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The History of Egg Rolls and How They Became a Staple in Asian Cuisine
Discover the fascinating history of egg rolls, from their origins in China to their evolution into a beloved dish in Asian cuisine
Egg rolls are one of the most popular and recognizable dishes in Asian cuisine, enjoyed by millions worldwide. These crispy, cylindrical, deep-fried rolls filled with savory ingredients are often served as appetizers, snacks, or side dishes in Chinese, Vietnamese, Thai, and other Asian restaurants. But where did egg rolls come from, and how did they evolve into their current form and status?
Origins and Variations of Egg Rolls
The origins of egg rolls are unclear, as there are many variations and regional differences in how they are made and named. Some sources trace their roots to China, where similar snacks made with thin wrappers and various fillings have been consumed for centuries.
For example, the Cantonese-style spring rolls, which are thinner and lighter than egg rolls, were eaten initially during the Spring Festival to symbolize new beginnings and good luck. They typically contain vegetables, seafood, or meat and are served with dipping sauces like sweet and sour or soy sauce.
In contrast, the egg rolls most commonly associated with American Chinese cuisine are thicker and heavier, with a crispy exterior often made with wheat flour, egg, and water. They are typically filled with a mixture of chopped or shredded vegetables such as cabbage, carrots, onions, bean sprouts, ground meat like pork or chicken, and sometimes eggs or shrimp. The filling is seasoned with various spices and sauces such as garlic, ginger, soy sauce, and oyster sauce and then wrapped tightly and deep-fried until golden brown and crispy.
The popularity of these wrapped snacks in America can be traced back to the early 20th century when Chinese immigrants introduced their cuisine to the Western palate through restaurants and food trucks. These egg rolls were often served as part of a combo platter or as a side dish to other main dishes like chop suey, lo mein, or fried rice.
Over time, American Chinese chefs and cooks adapted and modified the recipe to suit local tastes and ingredients, such as adding more meat and fewer vegetables or substituting wheat wrappers for rice paper wrappers.
Egg Rolls in Vietnamese and Other Cuisines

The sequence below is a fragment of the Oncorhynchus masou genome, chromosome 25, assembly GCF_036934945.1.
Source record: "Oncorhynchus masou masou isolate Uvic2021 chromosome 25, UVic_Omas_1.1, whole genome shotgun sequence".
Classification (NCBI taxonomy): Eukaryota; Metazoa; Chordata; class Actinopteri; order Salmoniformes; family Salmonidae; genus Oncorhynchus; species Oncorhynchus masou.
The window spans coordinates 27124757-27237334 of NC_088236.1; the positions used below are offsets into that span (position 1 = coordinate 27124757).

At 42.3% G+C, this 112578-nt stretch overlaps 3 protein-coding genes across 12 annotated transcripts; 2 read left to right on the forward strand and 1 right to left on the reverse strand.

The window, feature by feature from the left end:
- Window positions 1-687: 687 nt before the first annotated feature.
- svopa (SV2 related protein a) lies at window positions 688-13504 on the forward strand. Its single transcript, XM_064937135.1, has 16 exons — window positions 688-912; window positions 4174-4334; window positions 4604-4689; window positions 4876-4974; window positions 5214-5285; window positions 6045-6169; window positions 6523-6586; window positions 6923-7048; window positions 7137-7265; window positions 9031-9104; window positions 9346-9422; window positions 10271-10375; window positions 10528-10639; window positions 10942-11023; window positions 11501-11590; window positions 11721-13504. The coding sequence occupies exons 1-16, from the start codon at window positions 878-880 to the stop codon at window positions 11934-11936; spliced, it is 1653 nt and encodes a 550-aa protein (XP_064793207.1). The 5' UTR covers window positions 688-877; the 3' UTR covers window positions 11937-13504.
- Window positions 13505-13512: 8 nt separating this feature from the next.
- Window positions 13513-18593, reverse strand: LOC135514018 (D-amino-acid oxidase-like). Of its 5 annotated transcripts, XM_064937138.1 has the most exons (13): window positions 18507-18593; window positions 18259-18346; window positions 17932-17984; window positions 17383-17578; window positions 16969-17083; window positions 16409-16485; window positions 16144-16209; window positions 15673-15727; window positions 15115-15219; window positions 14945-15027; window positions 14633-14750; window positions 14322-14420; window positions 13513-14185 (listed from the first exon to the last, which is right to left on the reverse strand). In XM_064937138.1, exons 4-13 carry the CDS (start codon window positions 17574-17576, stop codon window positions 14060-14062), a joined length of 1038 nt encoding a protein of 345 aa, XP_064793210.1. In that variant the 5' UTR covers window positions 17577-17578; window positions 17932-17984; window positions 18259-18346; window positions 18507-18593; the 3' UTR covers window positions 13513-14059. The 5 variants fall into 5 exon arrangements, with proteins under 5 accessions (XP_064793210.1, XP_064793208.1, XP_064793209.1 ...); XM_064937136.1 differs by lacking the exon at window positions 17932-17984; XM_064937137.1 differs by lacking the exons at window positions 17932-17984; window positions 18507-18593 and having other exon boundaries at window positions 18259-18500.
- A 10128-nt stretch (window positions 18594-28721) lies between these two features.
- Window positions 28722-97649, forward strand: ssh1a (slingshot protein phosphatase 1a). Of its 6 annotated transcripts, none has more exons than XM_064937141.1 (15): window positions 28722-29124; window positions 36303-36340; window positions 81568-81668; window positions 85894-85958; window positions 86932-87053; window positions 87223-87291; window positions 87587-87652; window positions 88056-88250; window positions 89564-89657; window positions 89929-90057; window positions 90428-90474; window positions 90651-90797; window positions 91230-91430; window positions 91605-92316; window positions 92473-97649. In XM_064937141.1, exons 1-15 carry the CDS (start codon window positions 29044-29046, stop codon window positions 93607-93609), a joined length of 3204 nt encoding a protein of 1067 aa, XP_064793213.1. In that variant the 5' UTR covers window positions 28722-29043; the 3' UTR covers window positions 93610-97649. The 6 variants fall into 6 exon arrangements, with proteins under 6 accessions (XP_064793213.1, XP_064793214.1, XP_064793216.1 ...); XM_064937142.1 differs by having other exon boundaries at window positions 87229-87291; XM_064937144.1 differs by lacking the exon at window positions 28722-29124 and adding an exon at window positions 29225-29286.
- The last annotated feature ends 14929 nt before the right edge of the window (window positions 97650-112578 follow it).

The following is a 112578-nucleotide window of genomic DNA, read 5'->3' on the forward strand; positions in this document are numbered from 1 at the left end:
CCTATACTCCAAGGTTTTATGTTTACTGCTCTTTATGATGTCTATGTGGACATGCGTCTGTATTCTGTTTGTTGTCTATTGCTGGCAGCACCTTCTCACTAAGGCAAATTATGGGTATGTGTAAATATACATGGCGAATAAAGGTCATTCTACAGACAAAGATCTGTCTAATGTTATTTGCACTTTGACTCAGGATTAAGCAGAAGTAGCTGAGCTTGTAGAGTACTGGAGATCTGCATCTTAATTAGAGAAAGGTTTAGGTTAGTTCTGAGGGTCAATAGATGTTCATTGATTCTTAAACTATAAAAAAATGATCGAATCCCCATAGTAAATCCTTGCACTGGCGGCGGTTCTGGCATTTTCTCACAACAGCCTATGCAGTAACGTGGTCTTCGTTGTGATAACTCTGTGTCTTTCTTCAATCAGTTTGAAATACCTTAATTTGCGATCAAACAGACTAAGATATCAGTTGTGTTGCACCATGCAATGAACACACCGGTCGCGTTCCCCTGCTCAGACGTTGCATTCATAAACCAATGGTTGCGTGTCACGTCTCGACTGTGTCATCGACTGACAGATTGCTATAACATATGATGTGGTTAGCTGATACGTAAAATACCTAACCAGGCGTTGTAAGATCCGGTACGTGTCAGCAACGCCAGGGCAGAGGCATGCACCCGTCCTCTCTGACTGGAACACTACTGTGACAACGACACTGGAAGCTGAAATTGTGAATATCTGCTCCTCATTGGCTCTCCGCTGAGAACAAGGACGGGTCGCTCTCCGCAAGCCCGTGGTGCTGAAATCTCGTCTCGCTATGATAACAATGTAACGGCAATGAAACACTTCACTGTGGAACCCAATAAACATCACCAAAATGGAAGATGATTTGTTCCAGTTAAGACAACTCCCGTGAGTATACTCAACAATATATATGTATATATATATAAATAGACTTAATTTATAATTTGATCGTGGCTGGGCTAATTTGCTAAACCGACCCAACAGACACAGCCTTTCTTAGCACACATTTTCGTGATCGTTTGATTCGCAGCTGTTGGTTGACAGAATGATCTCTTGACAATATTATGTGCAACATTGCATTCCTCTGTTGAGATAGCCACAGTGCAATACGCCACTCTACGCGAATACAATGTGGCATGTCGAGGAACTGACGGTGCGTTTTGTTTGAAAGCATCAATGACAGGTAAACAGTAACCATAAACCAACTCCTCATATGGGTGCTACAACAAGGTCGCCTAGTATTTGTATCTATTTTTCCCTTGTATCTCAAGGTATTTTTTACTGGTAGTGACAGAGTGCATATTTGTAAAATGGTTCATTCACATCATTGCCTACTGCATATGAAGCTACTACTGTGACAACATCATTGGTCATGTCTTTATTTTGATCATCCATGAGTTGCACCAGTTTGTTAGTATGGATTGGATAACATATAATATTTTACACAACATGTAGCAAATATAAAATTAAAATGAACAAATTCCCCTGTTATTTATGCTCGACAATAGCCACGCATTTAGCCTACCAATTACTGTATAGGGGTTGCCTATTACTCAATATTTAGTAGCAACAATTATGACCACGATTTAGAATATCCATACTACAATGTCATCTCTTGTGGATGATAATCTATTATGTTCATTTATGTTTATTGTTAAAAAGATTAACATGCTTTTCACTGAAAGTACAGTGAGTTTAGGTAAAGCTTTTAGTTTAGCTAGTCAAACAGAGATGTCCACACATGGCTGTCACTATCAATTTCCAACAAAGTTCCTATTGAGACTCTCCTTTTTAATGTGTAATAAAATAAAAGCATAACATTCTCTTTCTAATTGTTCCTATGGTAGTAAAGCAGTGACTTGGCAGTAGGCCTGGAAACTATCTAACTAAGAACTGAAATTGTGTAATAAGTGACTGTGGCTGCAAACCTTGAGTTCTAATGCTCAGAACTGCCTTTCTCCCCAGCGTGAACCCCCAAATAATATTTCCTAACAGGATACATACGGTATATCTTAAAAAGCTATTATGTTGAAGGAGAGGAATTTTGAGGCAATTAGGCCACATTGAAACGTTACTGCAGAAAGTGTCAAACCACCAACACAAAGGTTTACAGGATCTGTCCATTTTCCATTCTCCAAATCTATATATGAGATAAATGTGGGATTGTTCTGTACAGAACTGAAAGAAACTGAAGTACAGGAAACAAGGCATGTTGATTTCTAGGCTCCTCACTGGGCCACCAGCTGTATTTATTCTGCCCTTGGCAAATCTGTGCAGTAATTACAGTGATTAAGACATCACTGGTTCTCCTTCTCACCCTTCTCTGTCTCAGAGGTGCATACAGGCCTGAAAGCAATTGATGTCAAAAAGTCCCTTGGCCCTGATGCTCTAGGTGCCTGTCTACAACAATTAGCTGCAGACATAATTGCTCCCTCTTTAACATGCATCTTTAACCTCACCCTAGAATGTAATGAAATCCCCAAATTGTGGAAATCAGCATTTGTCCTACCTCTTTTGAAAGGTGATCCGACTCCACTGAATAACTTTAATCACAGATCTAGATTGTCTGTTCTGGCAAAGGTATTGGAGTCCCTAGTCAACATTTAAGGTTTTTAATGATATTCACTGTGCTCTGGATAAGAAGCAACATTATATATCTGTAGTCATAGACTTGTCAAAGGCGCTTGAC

Egg rolls are not exclusive to Chinese cuisine, however. In Vietnam, for example, egg rolls are called cha gio or nem ran and are often smaller and thinner than China’s deep-fried delicacy. They are filled with a mixture of ground pork, shrimp, wood ear mushrooms, and vermicelli noodles and are served with lettuce, herbs, and dipping sauce. In Thailand, they’re called popiah or po piah and are similar to Chinese spring rolls, with a more delicate wrapper made from rice flour and filled with vegetables, tofu, and peanuts.
Egg Rolls Today and National Egg Roll Day
Today, egg rolls are enjoyed by people of all ages and cultures. They can be found in many different types of restaurants, from casual to fine dining, and even in frozen or pre-packaged forms in supermarkets. They are often served as appetizers or snacks at parties, potlucks, or festivals and can be customized with various fillings and sauces.
There is even a National Egg Roll Day, celebrated on June 10 every year, to honor this beloved dish and encourage people to try new recipes or variations. Whether you prefer Chinese-style, Vietnamese-style, or any other variation, there’s no denying that savory rolls have become a staple in Asian cuisine and a beloved dish around the world.
The history of egg rolls is fascinating and complex, with different versions and adaptations across various regions and cultures. From their humble origins as a festive snack in China to their widespread popularity in America and beyond, egg rolls have come a long way and continue to evolve and innovate.
So next time you’re craving something crispy, savory, and satisfying, consider trying some egg rolls and celebrating National Egg Roll Day on June 10. And if you’re in the DFW area, remember to check out Pho 95 and their delicious egg rolls. Bon appetit!